As Kate was being promoted again, I also received a promotion and a few months later, a child. I had plans to return to work. My plans changed unexpectedly thanks (and I do mean thanks) to some medical issues my child faced as an infant. I took maternity leave, then returned to work. A short time later, I resigned before taking a position that allowed me to work part-time from home while settling into my new role as mother.
Kate and I were each happily moving forward on our paths, but our paths were starting to take off in different directions.
Kate worked her tail off and received her MBA on top of being promoted and transferred again. I worked my tail off as a new mom.
I was now in a position where my husband's income became the primary decision-maker for our family and we moved across the country to follow his career path towards Chicago. I was no longer able to work from home for my previous employer.
A tree had fallen, blocking my career path. While the block startled me at first, it was ok. I could have stepped over the tree and continued on my way, but instead I took a side turn and headed full force down a different path as a stay-at-home mom. For a few years I was full-time at home, parenting and conceiving. And a few years later I settled into another part-time, work-from-home situation. My path was steep, hard and unpredictable.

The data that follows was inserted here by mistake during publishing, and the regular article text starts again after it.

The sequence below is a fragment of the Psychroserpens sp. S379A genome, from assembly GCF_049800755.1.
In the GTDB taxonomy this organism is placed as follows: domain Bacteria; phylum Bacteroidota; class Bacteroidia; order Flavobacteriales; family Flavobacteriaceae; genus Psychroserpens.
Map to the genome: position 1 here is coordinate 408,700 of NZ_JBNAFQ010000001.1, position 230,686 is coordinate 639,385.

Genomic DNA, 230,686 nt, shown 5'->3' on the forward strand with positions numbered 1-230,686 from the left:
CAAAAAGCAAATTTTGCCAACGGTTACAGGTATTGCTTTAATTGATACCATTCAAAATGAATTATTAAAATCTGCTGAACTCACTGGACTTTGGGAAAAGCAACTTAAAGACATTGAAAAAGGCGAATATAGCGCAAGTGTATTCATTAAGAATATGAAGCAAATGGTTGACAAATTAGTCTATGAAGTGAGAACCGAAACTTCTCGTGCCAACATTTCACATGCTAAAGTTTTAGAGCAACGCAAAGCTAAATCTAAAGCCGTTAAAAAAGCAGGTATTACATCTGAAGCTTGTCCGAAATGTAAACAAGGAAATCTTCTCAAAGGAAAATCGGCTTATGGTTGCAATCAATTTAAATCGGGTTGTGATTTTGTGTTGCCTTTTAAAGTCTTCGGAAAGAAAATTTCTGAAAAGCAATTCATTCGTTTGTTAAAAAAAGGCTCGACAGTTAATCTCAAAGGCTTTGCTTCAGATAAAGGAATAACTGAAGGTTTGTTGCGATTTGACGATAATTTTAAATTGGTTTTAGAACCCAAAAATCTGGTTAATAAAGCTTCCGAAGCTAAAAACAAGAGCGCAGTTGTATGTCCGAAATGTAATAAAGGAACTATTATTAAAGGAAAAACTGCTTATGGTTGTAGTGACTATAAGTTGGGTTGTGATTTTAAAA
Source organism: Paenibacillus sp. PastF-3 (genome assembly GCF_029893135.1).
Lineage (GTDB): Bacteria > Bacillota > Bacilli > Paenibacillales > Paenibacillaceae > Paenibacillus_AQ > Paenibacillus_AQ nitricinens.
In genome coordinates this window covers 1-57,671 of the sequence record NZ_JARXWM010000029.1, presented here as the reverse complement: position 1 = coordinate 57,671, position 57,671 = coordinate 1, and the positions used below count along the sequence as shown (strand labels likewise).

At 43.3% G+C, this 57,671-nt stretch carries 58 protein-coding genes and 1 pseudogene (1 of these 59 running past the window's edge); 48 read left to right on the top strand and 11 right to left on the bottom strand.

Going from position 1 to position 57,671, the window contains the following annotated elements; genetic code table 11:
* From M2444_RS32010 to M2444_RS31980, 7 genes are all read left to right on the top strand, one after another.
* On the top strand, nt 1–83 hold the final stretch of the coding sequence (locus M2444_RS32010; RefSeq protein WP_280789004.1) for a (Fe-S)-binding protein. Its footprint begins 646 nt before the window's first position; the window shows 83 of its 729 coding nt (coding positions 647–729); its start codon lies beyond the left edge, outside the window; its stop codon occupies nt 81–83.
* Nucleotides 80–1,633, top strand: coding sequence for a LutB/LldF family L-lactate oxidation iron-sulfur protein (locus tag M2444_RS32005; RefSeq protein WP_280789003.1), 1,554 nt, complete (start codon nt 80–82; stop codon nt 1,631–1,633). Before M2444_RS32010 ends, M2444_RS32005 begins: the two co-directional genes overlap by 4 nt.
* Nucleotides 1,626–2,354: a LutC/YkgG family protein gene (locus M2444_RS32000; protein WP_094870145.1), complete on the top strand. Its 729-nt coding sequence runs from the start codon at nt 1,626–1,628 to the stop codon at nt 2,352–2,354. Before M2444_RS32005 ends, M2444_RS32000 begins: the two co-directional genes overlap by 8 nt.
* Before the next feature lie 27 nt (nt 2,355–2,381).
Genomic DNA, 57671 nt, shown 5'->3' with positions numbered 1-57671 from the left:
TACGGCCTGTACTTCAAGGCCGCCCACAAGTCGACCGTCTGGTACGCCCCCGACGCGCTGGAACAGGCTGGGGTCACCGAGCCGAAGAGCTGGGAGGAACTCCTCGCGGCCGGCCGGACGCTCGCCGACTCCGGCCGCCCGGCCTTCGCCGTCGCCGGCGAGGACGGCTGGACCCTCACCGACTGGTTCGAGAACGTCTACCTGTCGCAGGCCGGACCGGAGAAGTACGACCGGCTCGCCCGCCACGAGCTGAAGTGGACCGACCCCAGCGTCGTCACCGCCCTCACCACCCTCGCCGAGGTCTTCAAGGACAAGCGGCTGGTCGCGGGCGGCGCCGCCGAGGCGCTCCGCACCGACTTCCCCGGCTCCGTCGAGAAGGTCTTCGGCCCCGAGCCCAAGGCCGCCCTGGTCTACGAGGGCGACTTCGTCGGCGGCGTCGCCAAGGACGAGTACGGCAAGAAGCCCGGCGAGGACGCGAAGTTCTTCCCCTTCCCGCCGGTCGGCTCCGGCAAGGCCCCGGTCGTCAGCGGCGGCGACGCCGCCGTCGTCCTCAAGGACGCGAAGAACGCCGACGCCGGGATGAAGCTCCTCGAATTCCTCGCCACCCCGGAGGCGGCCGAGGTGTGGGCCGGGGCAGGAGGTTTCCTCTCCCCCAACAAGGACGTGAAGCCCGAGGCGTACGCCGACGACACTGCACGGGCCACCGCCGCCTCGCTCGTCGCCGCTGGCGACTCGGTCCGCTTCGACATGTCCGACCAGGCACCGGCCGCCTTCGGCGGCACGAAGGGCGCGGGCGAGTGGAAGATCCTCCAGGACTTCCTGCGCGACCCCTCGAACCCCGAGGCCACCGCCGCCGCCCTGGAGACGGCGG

Kate's path was also steep, hard and unpredictable. She was recruited to an executive leadership council and transferred to London. London! Kate had done it. Kate would be working and living in London. She had made her dream come true!!
Working in London was my dream at one point, too, and to be honest, it still kind of is. But just as Kate and I have co-existed, I have a few different dreams that have co-existed most of my life. There is the high powered career woman in London/New York dream, and then there is the dream of raising my children at home, volunteering in their school, coaching their teams and living simply in an All-American, family friendly town.